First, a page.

I admit it. I have a guilty pleasure: I like reading the Japanese version of Yahoo! Answers, or Yahoo! Chiebukuro. Judging from the content quality of its English counterpart, I'm afraid this admission speaks volumes about the level I operate on when using Japanese. It's probably akin to an ESL learner proudly indicating reruns of the Jerry Springer show as her favorite leisure activity.
At least Chiebukuro members write in full-formed, polite sentences and tend to thank other users for their responses. I'd say that's two full steps up on the social competency staircase from "How can do u drift with an automated car?" But, again, content-wise, it's not like the Japanese site has any lack of step-by-step drifting lessons.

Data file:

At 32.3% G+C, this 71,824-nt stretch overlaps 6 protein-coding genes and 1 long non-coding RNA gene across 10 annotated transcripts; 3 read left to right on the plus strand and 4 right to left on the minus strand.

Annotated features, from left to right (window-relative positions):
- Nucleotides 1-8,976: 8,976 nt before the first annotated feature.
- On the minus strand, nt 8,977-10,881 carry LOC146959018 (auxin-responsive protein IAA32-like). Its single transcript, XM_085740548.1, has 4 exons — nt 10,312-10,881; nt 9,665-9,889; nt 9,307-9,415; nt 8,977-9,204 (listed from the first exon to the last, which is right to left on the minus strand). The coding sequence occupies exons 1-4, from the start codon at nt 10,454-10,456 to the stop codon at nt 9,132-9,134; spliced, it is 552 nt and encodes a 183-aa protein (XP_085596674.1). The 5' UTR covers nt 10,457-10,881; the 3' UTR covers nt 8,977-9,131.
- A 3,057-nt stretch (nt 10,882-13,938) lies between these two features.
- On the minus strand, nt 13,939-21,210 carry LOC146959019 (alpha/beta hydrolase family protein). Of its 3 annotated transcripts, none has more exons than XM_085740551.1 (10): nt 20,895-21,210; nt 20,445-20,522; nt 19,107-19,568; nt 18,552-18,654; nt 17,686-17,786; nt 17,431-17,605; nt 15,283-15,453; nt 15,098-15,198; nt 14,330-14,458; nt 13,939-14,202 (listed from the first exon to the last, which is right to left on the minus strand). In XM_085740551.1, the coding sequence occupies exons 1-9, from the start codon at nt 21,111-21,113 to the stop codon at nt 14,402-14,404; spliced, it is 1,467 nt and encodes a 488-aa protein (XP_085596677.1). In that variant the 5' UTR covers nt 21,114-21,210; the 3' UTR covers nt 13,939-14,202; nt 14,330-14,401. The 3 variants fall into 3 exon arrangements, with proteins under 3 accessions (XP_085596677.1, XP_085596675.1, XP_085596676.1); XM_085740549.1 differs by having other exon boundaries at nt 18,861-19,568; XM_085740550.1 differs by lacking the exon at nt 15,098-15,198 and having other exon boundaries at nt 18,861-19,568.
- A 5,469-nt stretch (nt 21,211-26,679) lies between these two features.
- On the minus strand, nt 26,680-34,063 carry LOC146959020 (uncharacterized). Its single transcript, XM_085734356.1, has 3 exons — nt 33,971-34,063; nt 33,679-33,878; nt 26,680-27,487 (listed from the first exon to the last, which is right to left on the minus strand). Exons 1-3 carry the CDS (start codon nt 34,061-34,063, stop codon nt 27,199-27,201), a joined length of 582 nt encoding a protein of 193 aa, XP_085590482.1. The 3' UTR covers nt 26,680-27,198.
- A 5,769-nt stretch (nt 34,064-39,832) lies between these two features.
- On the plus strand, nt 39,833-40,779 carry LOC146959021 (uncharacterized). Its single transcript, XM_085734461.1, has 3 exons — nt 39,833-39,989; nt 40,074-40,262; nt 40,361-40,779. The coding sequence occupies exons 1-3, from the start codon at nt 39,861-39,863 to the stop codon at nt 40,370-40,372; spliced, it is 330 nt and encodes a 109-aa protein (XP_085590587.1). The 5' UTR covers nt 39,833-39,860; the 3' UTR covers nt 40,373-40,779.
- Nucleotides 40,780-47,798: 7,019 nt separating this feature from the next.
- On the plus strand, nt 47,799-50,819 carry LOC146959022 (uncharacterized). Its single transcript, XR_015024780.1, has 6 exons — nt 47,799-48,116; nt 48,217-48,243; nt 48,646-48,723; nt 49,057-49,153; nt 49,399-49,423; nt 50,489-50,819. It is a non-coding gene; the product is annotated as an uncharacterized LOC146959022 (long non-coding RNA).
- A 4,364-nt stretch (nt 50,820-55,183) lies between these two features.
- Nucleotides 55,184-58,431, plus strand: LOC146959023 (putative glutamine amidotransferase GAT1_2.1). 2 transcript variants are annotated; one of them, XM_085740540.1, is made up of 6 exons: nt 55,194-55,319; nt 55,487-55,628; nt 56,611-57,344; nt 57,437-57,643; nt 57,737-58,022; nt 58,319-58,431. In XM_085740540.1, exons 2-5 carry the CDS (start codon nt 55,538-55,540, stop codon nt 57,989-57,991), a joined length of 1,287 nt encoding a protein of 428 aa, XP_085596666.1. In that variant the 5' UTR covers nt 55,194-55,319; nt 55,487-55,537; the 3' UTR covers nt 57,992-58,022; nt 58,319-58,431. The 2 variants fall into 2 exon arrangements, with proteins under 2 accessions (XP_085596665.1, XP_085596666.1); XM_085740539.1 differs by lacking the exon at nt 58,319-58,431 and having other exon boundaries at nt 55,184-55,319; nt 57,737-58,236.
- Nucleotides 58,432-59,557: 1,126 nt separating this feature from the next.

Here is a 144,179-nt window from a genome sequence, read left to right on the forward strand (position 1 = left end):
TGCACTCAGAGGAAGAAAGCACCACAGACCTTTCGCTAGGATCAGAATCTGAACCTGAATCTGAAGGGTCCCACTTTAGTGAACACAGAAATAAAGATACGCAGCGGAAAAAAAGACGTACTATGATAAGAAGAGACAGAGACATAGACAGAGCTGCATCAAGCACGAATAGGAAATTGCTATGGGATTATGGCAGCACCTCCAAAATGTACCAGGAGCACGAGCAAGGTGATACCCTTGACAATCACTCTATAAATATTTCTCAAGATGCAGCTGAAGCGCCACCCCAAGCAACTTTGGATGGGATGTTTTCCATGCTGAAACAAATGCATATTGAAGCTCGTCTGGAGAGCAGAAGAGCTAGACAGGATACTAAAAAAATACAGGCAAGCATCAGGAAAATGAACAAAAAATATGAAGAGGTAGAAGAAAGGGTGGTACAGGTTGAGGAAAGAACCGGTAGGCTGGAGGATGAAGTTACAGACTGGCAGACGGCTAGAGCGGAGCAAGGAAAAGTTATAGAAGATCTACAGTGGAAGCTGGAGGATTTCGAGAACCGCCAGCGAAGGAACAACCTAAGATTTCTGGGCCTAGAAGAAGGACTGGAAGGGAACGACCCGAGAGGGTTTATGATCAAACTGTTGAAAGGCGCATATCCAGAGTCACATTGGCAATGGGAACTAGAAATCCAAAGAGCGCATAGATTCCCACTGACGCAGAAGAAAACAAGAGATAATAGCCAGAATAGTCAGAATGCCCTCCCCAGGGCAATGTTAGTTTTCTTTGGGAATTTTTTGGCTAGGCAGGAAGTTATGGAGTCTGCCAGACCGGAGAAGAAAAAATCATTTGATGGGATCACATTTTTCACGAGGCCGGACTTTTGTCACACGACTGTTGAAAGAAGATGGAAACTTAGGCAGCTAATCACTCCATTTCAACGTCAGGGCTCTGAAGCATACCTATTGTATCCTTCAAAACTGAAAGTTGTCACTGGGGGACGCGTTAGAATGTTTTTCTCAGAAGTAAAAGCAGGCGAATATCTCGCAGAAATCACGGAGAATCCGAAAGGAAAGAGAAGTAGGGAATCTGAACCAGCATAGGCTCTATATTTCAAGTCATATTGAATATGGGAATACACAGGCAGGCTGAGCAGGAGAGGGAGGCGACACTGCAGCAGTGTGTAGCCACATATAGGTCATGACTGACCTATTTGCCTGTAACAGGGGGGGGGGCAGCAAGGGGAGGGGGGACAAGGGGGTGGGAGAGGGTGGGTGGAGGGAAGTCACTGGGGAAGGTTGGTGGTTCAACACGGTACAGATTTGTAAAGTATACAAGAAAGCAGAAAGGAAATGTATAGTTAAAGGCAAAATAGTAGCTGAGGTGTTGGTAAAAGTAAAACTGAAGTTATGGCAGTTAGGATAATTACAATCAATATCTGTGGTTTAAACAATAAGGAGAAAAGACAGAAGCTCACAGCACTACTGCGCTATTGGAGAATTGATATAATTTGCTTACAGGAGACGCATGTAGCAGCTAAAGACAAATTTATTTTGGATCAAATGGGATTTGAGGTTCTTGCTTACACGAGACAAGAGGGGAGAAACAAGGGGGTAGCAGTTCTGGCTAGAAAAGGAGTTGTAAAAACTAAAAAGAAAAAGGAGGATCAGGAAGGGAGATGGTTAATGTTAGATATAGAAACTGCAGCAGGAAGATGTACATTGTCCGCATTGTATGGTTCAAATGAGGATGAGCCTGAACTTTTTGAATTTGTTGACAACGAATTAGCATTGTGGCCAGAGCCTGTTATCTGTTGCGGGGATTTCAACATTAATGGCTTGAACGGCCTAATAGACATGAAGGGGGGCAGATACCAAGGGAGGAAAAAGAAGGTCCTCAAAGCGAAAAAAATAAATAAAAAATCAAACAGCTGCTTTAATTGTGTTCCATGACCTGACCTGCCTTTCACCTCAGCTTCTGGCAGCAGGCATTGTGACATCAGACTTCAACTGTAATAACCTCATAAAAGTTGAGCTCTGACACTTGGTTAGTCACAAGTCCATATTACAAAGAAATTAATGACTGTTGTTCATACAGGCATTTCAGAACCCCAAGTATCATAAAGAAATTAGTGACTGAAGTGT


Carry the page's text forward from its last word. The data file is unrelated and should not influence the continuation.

So, yes, I need to tell the world about my love of Chiebukuro about as much as I need to punch myself in the stomach. But that's OK, because I'll get over both the humiliation and the aching gut thanks to a healing combination of schadenfreude and an endless stream of absurdities people ask about from behind the protective curtain of Internet anonymity. (Which curtain is, as the recent university entrance exam cheating scandal and subsequent arrest showed us, a gauze one at best.)
Starting this month, I'll be rolling out on AccessJ a new series of Q&A posts which examine useful (or terrible) questions posed on Yahoo! Chiebukuro, Oshiete Goo, and similar sites, as well as the answers provided for those questions. Some of the questions may actually help you learn how to do something yourself in Japan. Others will be chosen for entertainment value only.
If you have any such Question & Answer type pages that you're dying to see translated into English, please contact the AccessJ Team! Comment here, or check us out on Facebook or Twitter.
In the meantime, stay tuned for the next post in and official start of our new Q&A series!